When Brighton was still a village: Frederick McCubbin revisited
A search through the Society archives reveals a fascinating letter from a prominent colonial artist's daughter.
The Pioneer, in the NGV Australia, which was painted three years after Federation. The Age referred to the painting on 16 August 1905 as ‘a poem of democracy' and declared that the work by Mr McCubbin is ‘to be hailed as an irrefutable demonstration that Australia can produce a strong and beautiful national art of her own’.Frederick McCubbin (1855-1917) was a prominent member of the Heidelberg School, the first artists to see and paint the ‘real’ Australian landscape. You are probably familiar with his powerfully nationalistic triptych
For over twenty years, McCubbin was also a distinguished teacher at the Gallery School and was affectionately known as ‘the Prof’, ‘the Master’ or ‘Mr. Mac’. He is buried in the Brighton General Cemetery.
Searching through back copies of the Society’s newsletters recently, I came across a letter written in 1987 by McCubbin’s daughter, Mrs. Kathleen Mangan, writing about the time her father lived in Brighton. The letter was in response to a request by the Society’s researcher at the time, Miss Hilary Bullock, whose foresight we gratefully acknowledge. Because it is such an interesting and important social document I reprint it here for your information, with apologies to those who are familiar with it. Those wishing more information about her era may like to read Mrs. Mangan’s autobiography, Daisy Chains, War, then Jazz (Hutchinson, 1984.)
‘When my parents moved to Brighton in 1896 the Town was still a village and the beach was deserted and overgrown with ti-tree and an occasional picturesque fisherman’s hut. A mile or so inland there were farms and country roads and sheep and cattle grazing on the pastures of a pleasant countryside. Brighton had not, as yet, become the haunt of holiday crowds. Its shoreline was completely deserted.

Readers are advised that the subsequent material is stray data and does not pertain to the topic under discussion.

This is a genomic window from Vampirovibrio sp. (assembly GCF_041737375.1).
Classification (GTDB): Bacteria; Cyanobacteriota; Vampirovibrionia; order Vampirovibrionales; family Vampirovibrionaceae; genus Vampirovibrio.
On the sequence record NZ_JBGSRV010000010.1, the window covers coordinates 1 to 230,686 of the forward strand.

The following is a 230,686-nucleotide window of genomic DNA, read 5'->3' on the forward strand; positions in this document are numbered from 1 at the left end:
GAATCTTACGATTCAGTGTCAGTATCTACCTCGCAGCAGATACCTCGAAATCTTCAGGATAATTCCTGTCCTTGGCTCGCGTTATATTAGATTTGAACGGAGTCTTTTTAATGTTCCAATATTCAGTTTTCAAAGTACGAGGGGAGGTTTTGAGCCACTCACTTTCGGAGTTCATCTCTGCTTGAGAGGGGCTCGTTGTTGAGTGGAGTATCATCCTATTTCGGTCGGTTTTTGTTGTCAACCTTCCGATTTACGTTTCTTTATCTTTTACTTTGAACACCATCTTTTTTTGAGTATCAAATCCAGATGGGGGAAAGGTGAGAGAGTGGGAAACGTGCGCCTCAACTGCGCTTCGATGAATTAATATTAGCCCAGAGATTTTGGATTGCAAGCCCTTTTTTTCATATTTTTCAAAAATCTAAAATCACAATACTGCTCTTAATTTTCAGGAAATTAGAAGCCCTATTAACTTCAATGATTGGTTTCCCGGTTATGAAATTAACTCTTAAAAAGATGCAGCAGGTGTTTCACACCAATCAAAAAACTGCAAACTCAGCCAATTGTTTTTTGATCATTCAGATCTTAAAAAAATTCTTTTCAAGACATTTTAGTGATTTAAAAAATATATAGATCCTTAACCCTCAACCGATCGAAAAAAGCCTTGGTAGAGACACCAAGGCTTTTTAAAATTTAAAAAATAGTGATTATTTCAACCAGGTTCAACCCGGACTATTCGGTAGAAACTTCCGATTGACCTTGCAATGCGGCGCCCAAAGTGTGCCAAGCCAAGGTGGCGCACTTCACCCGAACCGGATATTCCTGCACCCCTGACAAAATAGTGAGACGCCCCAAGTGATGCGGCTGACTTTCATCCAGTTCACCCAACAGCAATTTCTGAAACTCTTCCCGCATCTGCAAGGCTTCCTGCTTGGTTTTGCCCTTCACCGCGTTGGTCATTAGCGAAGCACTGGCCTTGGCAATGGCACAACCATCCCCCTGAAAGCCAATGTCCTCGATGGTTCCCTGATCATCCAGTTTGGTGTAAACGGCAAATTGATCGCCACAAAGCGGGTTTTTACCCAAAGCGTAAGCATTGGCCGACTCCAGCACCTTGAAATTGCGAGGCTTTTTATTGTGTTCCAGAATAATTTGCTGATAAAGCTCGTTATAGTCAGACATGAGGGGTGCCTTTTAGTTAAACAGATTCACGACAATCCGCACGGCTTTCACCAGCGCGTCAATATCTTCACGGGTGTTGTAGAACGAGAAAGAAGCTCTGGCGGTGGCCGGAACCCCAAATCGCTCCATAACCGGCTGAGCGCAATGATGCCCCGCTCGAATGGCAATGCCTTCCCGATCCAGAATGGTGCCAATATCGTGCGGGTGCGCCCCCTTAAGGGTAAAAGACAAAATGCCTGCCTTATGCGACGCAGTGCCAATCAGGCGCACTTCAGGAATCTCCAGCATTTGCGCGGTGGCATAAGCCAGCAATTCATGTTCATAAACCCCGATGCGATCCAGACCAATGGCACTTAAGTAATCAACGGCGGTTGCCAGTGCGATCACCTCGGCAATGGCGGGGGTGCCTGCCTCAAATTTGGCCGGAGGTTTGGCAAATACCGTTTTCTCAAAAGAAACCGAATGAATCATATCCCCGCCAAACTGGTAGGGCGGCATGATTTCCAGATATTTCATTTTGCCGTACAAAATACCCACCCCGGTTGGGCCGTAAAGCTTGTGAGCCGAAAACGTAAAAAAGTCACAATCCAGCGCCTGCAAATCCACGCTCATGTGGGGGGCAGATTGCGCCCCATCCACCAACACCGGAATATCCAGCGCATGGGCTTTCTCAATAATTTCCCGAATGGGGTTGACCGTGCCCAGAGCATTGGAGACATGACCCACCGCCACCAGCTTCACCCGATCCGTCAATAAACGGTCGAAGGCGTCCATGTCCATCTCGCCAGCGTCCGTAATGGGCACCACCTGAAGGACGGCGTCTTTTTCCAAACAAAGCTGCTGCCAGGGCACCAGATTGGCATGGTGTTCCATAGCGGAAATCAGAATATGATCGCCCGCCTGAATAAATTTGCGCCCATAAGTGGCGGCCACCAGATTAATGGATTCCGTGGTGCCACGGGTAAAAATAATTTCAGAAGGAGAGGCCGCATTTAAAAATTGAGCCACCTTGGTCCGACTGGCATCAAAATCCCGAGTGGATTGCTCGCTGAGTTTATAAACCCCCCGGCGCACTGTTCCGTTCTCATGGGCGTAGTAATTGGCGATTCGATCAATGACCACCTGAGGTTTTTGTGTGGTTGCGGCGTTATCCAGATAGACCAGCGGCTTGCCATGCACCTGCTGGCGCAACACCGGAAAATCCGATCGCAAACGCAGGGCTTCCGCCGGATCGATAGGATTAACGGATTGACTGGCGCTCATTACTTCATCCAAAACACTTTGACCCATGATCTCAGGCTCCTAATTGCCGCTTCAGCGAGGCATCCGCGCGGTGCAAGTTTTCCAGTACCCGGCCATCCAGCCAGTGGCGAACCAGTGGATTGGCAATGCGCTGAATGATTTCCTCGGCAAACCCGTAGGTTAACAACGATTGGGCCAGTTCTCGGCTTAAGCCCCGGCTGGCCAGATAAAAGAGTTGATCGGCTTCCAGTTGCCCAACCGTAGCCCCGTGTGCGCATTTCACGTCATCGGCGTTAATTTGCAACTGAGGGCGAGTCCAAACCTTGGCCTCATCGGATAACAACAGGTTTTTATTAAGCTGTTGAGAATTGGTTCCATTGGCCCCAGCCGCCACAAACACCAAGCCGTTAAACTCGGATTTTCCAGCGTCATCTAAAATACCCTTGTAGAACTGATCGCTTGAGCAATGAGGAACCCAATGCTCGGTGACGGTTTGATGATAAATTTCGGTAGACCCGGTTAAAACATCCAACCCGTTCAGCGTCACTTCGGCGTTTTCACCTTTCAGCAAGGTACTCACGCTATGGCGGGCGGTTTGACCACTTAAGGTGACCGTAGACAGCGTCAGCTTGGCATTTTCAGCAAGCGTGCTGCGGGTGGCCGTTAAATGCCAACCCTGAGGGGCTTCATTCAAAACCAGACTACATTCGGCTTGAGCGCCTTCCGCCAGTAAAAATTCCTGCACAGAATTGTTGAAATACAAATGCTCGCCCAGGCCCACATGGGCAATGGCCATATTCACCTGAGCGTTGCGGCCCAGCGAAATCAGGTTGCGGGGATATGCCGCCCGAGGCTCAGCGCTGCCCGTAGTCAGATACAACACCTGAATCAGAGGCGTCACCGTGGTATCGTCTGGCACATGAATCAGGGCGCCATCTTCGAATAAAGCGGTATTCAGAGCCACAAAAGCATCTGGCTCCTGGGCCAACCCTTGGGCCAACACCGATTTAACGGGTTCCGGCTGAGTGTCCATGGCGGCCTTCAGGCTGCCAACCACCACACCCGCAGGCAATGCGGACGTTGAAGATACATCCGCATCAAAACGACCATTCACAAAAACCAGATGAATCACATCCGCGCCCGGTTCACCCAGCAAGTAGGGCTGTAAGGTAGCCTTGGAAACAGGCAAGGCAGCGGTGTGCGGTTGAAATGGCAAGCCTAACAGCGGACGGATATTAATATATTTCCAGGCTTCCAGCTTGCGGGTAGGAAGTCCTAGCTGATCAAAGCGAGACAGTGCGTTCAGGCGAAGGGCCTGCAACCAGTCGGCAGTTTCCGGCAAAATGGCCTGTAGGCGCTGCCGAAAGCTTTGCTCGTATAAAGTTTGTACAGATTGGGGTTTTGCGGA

My father and mother, Anne and Frederick McCubbin, rented a house in New Street, being the property of Mr. Thomas Kinane, and lived there until 1901.
According to my father’s book ‘The Art of Frederick McCubbin’ it was an old weatherboard house, situated in the remains of a large and long since abandoned orchard. Grass had been allowed to grow unchecked beneath the fruit trees; a little stream flowed through the foot of the orchard; an occasional cow wandered in from a neighbouring paddock and browsed there contentedly. This mingling of orchard, wilderness and cultivation was picturesque in the extreme and formed an incomparable painting ground for my father.
The years my parents lived at Brighton seem far away now and remote. Yet, to them, they were vital years- years in which they saw the last flowering of that great Australian Art Movement which had commenced at Box Hill in the mid-eighties, and later became known as the Heidelberg School. The last foregathering of that brilliant group of artists (which later disintegrated and fell apart for ever) occurred at Brighton.
In those days the foot of the property at New Street faced on to the railway line. And, according to my mother, my brother, Sydney, was so captivated by the old steam engines he used to spend the greater part of his day waiting and watching for one of these engines to pass by. “Those engines, belching smoke and steam, appeared to completely fascinate him” she used to say. “One day we found him there with his chin wedged between the pickets of the fence, fast asleep.”